3 Myths About Success
9 years ago


Entrepreneurs: Be careful what you wish for

Last week, I recorded a webinar highlighting a new project that I am over the moon about. I had spent literally hours of preparation with the team making sure all the talking points for the webinar were the absolute best they could be and we had a greater than average success in our email campaign promoting the webinar with open rates 20% above normal for us.

We were using new technology and had the lighting and set set up perfectly and the visual and audio tests went great.

As I was wrapping up the hour-long webinar, I was felt great about my performance and I knew the content was spot on.

That’s when I started to look at the feedback rolling in through every digital channel imaginable saying that for the entire webinar I had been playing my presenter notes instead of the camera on me and the slides and basically the webinar was a total bust.

I was sharing this first-world catastrophe with a friend of mine and she asked, “How do you deal with a setbacks like that?”

Interesting question. I think that there is a misconception that once you become “successful”, everything gets easy.

That got me thinking that there are really three big myths of success which keep most people struggling to grow their business and have the kind of impact on the world that they want.

Myth #1: Success is a finish line

The first myth is the one my friend suggested – that success is an imaginary finish line after which everything is easy.

I can see how you might develop this idea because it seems like when you are struggling, or when you have a business that is not meeting your financial needs, that you imagine everything would be fixed if you could just add more customers and bring in more money, and therefore, your problems would be gone.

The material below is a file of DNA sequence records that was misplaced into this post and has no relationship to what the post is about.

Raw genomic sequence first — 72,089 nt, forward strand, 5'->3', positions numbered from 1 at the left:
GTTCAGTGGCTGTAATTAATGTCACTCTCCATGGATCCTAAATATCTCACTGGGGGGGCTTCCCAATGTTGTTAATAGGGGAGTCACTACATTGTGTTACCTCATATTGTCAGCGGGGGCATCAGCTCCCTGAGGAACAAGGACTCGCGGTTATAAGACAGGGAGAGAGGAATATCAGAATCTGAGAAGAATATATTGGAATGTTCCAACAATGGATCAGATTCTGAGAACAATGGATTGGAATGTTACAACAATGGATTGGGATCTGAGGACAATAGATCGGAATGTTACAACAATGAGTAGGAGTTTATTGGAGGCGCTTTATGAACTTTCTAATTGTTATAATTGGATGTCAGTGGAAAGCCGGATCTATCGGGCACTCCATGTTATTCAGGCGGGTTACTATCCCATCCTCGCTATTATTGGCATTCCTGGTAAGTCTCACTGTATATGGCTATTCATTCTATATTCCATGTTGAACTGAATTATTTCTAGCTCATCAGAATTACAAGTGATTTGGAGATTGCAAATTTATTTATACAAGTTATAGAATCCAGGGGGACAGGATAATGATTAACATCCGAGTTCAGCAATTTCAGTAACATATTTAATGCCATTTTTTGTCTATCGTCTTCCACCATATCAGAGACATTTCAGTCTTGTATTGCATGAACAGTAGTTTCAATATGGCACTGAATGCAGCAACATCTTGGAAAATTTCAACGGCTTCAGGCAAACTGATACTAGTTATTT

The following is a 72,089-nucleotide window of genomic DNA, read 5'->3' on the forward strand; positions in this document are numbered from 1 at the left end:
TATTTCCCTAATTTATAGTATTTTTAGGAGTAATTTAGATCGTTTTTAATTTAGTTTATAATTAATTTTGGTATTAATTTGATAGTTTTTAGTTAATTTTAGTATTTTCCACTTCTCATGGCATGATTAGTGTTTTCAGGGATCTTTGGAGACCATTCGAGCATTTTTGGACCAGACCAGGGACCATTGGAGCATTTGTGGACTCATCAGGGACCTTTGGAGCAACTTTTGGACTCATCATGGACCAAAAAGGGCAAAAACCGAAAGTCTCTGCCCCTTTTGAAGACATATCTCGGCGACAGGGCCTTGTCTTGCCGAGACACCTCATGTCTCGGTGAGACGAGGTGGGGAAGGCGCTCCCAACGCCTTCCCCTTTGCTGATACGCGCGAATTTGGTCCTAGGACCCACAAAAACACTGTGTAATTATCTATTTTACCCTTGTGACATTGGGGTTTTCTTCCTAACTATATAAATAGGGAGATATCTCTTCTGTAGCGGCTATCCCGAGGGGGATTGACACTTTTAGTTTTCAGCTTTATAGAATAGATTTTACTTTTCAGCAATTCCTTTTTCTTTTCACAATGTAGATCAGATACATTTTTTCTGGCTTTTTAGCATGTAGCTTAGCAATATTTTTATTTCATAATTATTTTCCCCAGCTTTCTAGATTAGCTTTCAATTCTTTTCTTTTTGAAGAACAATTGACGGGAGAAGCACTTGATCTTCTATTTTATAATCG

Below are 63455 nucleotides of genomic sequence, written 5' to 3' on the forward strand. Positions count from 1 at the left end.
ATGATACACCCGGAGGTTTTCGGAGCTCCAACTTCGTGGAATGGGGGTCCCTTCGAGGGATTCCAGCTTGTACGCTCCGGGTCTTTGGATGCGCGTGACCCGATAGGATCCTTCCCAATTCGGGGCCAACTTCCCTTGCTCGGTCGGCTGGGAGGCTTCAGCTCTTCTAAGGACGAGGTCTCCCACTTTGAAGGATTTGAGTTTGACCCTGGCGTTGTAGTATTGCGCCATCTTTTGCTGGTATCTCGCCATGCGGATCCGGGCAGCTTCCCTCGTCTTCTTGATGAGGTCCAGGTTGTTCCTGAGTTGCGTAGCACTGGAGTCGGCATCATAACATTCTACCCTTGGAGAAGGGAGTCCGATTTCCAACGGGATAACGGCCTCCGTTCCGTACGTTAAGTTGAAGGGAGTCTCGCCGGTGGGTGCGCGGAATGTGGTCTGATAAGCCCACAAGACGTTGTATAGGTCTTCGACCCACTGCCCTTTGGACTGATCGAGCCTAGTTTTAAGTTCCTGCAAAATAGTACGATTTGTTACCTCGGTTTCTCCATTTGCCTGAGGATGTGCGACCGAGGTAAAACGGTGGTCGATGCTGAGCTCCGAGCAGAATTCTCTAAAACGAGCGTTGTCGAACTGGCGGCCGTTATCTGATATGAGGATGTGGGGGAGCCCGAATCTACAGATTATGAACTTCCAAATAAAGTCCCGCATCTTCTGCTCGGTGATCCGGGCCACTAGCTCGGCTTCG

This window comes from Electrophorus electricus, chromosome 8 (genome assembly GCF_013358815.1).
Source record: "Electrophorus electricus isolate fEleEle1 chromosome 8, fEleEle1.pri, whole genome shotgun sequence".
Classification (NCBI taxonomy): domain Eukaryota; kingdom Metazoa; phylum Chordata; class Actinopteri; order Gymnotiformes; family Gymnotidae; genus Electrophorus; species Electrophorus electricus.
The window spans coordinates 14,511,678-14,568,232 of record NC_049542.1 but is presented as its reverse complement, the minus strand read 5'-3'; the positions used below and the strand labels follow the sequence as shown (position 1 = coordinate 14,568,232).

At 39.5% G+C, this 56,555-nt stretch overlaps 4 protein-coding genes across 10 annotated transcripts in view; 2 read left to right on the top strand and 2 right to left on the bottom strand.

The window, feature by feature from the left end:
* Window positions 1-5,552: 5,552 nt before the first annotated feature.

Of course, the reality is as you grow your business, your financial needs also change, and what it takes from you in order to meet the growing demands of your growing customer base also changes.

You can think of it more like a competitive weightlifter. If you are always trying to lift the most weight you can, because it is your nature to be pushing against your limitations and continually growing and expanding, and even though you might get stronger and be able to lift more and more weight over time, it is still just as hard to lift to your point of failure when the amount of the weight increases.

To be sure, an Olympic weightlifter has a much easier time lifting a 110 pound weight that you or I would, so it seems like their life should be easier because they have an easier time lifting the weight.

But they also don’t get the same amount of satisfaction from lifting that weight and, therefore, strive to lift more.

So, as you learn how to solve more and more problems in your business automatically through pattern recognition and habit, the kinds of problems that you want to solve also grow and get more complex .

It is my belief that customers are attracted to brands and people that are pushing their own limits and what you are able to accomplish in relation to your current capability.